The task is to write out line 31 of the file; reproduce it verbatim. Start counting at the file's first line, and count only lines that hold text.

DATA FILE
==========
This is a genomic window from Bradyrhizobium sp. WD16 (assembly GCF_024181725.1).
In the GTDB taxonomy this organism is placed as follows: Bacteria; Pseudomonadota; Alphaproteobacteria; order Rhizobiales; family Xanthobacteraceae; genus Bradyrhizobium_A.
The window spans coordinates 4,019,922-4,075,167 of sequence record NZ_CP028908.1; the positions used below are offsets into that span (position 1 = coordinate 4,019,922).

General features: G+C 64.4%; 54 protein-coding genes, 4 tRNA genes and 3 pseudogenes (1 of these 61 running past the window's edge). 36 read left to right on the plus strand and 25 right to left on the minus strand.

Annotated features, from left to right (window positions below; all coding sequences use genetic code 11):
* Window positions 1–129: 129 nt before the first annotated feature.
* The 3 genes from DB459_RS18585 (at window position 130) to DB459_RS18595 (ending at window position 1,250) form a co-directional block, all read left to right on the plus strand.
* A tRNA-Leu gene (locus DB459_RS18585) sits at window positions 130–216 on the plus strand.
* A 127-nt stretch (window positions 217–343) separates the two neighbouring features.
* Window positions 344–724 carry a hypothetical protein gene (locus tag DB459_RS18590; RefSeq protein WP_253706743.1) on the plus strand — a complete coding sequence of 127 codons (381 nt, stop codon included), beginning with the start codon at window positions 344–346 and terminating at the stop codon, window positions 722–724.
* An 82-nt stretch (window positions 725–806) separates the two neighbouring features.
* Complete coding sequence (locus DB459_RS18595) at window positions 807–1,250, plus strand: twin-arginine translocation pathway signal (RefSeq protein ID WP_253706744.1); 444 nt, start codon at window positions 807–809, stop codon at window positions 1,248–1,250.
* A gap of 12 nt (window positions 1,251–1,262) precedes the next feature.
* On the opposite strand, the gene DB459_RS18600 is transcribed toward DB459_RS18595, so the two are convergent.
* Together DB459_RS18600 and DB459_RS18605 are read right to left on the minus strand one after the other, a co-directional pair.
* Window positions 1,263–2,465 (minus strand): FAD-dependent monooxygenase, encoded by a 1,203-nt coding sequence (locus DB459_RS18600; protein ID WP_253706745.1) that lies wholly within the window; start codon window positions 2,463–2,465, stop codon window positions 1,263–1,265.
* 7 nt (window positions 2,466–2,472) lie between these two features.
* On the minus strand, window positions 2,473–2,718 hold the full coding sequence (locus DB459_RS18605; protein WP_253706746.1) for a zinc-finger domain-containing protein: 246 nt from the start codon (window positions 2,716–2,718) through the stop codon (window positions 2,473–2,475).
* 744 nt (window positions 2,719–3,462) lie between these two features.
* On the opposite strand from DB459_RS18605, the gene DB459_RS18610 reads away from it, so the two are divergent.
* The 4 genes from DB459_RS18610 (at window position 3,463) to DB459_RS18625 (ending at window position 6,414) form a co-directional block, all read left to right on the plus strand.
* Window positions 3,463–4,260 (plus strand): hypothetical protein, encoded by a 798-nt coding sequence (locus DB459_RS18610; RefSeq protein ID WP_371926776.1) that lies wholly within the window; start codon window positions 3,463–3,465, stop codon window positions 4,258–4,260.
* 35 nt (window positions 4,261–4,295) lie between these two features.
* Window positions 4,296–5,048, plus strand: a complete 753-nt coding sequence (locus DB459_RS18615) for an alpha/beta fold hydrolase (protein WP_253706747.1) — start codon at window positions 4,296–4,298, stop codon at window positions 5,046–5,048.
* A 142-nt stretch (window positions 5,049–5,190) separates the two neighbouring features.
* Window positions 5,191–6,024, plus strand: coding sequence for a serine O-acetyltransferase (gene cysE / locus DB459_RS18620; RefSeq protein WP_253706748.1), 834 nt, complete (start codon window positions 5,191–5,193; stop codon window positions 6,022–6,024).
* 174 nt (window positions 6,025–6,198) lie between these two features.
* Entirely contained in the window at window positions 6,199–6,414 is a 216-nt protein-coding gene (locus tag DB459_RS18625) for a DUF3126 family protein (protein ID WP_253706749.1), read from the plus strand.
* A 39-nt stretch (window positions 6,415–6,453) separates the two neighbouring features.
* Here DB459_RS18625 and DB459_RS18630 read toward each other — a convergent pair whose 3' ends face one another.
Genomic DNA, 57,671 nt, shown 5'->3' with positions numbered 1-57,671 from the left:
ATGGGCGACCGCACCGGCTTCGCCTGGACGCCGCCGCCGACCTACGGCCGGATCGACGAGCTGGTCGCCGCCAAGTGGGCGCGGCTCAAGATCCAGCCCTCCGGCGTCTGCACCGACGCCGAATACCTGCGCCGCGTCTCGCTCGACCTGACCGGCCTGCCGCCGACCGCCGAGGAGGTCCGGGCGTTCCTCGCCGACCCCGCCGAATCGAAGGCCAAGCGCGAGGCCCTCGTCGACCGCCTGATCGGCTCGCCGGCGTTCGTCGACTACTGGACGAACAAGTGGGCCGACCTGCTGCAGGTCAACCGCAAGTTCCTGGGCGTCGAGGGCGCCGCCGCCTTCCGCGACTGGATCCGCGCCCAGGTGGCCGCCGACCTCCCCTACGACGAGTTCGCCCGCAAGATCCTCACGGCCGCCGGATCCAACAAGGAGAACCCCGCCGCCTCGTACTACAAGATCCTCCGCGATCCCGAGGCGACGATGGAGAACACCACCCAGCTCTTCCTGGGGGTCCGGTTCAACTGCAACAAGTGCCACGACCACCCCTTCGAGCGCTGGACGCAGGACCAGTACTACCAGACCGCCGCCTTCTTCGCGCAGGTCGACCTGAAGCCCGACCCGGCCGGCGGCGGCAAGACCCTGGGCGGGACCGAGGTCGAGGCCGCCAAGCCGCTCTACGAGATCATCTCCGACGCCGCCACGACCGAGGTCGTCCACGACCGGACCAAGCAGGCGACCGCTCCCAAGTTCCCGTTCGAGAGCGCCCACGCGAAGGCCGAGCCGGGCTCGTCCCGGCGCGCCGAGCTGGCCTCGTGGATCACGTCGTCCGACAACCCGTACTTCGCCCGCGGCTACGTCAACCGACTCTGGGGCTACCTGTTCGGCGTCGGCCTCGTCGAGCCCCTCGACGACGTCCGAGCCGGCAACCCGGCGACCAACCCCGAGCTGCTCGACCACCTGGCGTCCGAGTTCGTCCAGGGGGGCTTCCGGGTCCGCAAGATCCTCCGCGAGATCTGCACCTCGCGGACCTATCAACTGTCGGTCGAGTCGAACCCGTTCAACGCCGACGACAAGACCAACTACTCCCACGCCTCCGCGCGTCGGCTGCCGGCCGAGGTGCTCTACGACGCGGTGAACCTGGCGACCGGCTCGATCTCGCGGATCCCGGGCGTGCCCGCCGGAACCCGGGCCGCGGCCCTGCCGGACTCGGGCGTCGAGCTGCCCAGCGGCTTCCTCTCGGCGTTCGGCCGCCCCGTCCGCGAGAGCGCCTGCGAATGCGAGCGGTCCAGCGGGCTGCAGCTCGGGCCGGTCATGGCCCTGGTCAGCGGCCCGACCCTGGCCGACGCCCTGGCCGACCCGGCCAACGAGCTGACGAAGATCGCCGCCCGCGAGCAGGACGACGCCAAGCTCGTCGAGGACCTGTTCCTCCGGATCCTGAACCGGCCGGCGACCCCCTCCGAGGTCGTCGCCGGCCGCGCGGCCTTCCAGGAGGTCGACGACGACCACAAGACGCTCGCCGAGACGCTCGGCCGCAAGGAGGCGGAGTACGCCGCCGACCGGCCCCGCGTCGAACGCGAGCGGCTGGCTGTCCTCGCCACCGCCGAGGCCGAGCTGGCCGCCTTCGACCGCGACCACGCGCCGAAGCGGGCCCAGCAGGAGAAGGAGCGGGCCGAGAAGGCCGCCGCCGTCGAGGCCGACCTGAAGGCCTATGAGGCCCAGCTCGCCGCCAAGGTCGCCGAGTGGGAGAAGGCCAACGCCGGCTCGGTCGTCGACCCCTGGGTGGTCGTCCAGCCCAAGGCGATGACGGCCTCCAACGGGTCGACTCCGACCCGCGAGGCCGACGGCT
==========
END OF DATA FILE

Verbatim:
Genomic DNA, 57,671 nt, shown 5'->3' with positions numbered 1-57,671 from the left: